Course in Wedded Bliss. A Scholarship
in the Post-Graduate School of
W. B. is the most acceptable wedding
gift or Christmas present for
your friends. Curriculum includes
Matrimony as a Fine Art, Post-Marriage
Courtship, Elementary and Advanced
Studies in Conjugal Harmony, Easy
Lessons in the Gentle Craft of
Eating Her Experimental Bread,
Practical Analysis of the Club-Habit,
with special course for wives
in the Abstract Science of Honeyfugling
Parsimonious Husbands. Diploma
qualifies for highest positions.
Our Gold Medalists are never idle.
The Post-Graduate School of W.
B., 506 Hayward Avenue, Cleland,
N. B.-Graphophone, with Model
Conversations for Married Lovers,
furnished free with lectures on
They pinned the pictures each
to its "copy" and had
their laugh over the conceit.
"Blest if I don't believe
we could actually fake the thing
through if we should try,"
said Jimaboy. "There are
plenty of people in this world
who would take it seriously."
"I don't doubt it,"
was Isobel's reply. "People
are so ready to be gold-bricked-especially
by mail. But it's twelve o'clock!
Shall I light the stove for luncheon?-or
can we stand Giuseppe's?"
Jimaboy consulted the purse.
"I guess we can afford stuffed
macaroni, this one time more,"
he rejoined. "Let's go now,
while we can get one of the side
tables and be exclusive."
They had barely turned the corner
in the corridor when Lantermann's
door opened and the cartoonist
sallied out, also luncheon-stirred.
He was a big German, with fierce
military mustaches and a droop
in his left eye that had earned
him the nickname of "Bismarck"
on the Times force. He tapped
at the Jimaboy door in passing,
growling to himself in broken
"I like not dis light housegeeping
for dese babies mit der wood. Dey
starf von day und eat nottings der
next. I choost take dem oud once
und gif dem sauerkraut und wiener."
When there was no answer to his
rap he pushed the door open and
entered, being altogether on a
brotherly footing with his fellow-lodgers.
The pen-drawings with their pendant
squibs were lying on Jimaboy's
desk; and when Lantermann comprehended
he sat down in Jimaboy's chair
and dwelt upon them.
"Himmel!" he gurgled;
"dot's some of de liddle
voman's fooling. Goot, sehr goot!
I mus' show dot to Hasbrouck."
And when he went out, the copy
for the two advertisements was
in his pocket.
Jimaboy got a check from the
Storylovers that afternoon, and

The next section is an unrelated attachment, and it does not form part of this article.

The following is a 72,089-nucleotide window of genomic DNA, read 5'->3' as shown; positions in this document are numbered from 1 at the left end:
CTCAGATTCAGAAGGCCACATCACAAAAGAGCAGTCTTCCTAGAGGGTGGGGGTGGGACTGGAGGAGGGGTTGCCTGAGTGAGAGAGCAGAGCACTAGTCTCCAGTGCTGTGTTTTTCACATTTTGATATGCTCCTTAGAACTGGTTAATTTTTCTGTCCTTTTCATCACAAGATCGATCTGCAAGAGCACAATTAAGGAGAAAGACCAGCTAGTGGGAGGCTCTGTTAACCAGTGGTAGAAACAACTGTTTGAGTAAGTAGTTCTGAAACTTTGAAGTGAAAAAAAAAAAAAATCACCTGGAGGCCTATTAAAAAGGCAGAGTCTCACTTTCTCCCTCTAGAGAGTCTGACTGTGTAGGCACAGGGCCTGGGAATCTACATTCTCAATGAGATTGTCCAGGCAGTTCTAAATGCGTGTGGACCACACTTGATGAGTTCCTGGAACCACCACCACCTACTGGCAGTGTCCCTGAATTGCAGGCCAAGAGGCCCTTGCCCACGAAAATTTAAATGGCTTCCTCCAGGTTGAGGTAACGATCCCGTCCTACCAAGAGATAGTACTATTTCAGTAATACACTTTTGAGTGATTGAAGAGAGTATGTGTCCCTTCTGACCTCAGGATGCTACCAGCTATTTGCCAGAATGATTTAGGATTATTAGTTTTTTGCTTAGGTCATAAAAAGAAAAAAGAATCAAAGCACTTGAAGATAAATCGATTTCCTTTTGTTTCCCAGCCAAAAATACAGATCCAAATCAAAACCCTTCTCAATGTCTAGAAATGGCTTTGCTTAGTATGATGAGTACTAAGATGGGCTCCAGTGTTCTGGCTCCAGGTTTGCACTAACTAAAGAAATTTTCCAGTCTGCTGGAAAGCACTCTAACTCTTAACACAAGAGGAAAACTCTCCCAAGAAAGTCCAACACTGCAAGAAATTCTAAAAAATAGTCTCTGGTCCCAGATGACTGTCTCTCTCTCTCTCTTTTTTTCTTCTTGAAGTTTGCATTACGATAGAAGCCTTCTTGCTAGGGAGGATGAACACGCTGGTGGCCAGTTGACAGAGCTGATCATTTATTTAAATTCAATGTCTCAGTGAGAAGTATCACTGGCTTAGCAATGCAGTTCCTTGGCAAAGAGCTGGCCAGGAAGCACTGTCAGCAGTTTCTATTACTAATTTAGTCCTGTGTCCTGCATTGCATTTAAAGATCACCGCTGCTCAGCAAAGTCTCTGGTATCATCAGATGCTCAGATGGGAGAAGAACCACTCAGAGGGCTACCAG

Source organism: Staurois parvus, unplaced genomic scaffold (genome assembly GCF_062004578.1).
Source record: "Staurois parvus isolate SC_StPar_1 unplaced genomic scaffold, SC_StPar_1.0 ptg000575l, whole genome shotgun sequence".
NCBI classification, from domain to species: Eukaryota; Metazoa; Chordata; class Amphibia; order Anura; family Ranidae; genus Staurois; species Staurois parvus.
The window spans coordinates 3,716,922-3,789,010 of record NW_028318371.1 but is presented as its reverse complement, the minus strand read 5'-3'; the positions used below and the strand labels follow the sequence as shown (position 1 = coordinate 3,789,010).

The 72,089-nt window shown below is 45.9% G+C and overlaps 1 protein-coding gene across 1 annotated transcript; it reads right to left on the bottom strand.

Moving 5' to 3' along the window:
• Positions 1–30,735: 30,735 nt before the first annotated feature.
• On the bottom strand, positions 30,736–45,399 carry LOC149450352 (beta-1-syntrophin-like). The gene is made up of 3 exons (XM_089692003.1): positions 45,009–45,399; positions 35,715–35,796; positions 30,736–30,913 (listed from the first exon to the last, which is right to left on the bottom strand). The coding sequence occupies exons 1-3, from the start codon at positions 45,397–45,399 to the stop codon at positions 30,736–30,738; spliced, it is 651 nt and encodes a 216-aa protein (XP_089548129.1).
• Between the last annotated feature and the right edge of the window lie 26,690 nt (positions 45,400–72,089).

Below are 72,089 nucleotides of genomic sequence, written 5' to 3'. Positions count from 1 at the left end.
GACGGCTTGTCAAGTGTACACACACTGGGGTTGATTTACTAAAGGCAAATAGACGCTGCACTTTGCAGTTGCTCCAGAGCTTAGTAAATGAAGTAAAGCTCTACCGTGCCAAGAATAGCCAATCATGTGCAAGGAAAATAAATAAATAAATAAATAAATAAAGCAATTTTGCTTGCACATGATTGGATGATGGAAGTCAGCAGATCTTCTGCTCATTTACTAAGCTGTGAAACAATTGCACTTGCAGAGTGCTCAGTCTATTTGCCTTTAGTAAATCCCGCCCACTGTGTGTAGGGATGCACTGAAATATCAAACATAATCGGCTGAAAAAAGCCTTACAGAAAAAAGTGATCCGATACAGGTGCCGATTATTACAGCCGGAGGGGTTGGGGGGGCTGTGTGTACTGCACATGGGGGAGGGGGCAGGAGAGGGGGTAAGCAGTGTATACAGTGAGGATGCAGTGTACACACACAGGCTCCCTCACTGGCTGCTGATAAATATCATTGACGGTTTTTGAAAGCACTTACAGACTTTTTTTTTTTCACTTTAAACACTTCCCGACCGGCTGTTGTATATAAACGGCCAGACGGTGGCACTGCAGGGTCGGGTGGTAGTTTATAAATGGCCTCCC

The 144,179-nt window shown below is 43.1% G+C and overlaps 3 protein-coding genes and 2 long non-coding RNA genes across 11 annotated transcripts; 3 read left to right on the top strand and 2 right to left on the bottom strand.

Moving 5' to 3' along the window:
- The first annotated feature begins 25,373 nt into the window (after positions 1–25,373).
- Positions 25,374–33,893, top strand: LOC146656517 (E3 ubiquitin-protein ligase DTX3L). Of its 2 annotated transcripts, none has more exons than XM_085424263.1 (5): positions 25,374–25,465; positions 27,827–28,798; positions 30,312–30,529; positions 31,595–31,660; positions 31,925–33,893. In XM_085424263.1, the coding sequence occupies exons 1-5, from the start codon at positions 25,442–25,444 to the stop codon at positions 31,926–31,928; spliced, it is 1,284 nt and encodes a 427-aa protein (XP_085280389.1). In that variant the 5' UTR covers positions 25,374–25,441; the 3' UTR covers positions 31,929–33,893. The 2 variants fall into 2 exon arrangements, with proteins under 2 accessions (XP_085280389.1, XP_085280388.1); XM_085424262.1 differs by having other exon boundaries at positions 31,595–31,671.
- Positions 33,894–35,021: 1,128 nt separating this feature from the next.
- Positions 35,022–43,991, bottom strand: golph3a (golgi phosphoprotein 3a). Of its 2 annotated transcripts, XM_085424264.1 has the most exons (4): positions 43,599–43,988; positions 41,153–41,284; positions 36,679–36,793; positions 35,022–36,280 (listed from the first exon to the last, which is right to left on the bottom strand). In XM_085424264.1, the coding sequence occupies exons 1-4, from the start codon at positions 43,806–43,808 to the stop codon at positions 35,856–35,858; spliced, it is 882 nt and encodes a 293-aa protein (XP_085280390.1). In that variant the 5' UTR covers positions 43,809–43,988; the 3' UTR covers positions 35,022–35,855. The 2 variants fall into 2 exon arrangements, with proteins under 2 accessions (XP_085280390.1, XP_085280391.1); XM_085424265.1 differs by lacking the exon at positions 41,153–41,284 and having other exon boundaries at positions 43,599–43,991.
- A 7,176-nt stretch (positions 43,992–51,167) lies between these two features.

in the hilarity consequent upon
such sudden and unexpected prosperity
the Post-Graduate School of W.
B. was forgotten. But not permanently.
Late in the evening, when Jimaboy
was filing and scraping laboriously
on another story,-he always worked
hardest on the heels of a check,-Isobel
thought of the pen-drawings and
looked in vain for them.
"What did you do with the
W. B. jokes, Jimmy?" she
"I didn't do anything with
them. Don't tell me they're lost!"-in
"They seem to be; I can't
find them anywhere."
"Oh, they'll turn up again
all right," said Jimaboy;
and he went on with his polishing.
They did turn up, most surprisingly.
Three days later, Isobel was glancing
through the thirty-odd pages of
the swollen Sunday Times, and
she gave a little shriek.
"Horrors!" she cried;
"the Times has printed those
ridiculous jokes of ours, and
run them as advertisements!"
"What!" shouted Jimaboy.
"It's so; see here!"
It was so, indeed. On the "Wit
and Humor" page, which was
half reading matter and half advertising,
the Post-Graduate School of W.
B. figured as large as life, with
very fair reproductions of Isobel's
drawings heading the displays.
Jimaboy; and then his first thought
was the jealous author's. "Isn't
it the luckiest thing ever that
the spirit didn't move me to sign
"You might as well have
signed them," said Isobel.
"You've given our street
"My kingdom!" groaned
Jimaboy. "Here-you lock the
door behind me, while I go hunt
Hasbrouck. It's a duel with siege
guns at ten paces, or a suit for
damages with him."
He was back again in something
under the hour, and his face was
"We are lost!" he announced
tragically. "There is nothing
for it now but to run."
"Oh, just as simply and easily
as rolling off a log-as such things
always happen. Lantermann saw the
things on the desk, and your sketches
caught him. He took 'em down to
show to Hasbrouck, and Hasbrouck,
meaning to do us a good turn, marked
the skits up for the 'Wit and Humor'
page. The intelligent make-up foreman
did the rest: says of course he
took 'em for ads. and run 'em as
"But what does Mr. Hasbrouck
"He gave me the horse laugh;
said he would see to it that the
advertising department didn't
send me a bill. When I began to
pull off my coat he took it all
back and said he was all kinds
of sorry and would have the mistake
explained in to-morrow's paper.
But you know how that goes. Out
of the hundred and fifty thousand
people who will read those miserable
squibs to-day, not five thousand
will see the explanation to-morrow.
Oh, we've got to run, I tell you;
skip, fly, vanish into thin air!"
But sober second thought came
after a while to relieve the panic
pressure. 506 Hayward Avenue was
a small apartment-house, with
a dozen or more tenants, lodgers,
or light housekeepers, like the
Jimaboys. All they would have
to do would be to breathe softly
and make no mention of the Post-Graduate
School of W. B. Then the other
tenants would never know, and
the postman would never know.